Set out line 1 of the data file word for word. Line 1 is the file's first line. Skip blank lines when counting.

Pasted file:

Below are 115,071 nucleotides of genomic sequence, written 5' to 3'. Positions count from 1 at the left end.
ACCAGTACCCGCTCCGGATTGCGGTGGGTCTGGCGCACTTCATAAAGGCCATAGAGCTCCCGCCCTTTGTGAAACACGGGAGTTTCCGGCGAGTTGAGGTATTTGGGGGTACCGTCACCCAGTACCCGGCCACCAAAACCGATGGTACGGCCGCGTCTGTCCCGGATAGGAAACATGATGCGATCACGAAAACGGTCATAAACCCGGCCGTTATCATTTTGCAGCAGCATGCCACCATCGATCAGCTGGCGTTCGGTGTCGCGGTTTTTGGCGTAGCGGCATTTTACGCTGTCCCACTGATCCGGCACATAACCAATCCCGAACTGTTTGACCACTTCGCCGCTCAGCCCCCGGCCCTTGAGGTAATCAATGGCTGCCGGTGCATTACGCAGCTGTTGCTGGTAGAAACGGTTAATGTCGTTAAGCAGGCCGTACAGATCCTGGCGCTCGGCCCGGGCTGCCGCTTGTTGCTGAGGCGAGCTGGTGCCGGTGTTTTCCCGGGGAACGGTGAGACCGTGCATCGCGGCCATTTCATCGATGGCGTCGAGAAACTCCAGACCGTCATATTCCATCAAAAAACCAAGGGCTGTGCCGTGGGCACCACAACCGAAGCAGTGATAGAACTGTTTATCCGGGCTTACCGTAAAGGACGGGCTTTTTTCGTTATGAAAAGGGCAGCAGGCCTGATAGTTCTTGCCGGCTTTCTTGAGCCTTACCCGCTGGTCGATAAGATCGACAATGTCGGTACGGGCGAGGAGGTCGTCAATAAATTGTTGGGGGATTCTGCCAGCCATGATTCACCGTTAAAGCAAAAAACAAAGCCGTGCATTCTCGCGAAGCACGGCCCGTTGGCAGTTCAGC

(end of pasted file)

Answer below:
Below are 115,071 nucleotides of genomic sequence, written 5' to 3'. Positions count from 1 at the left end.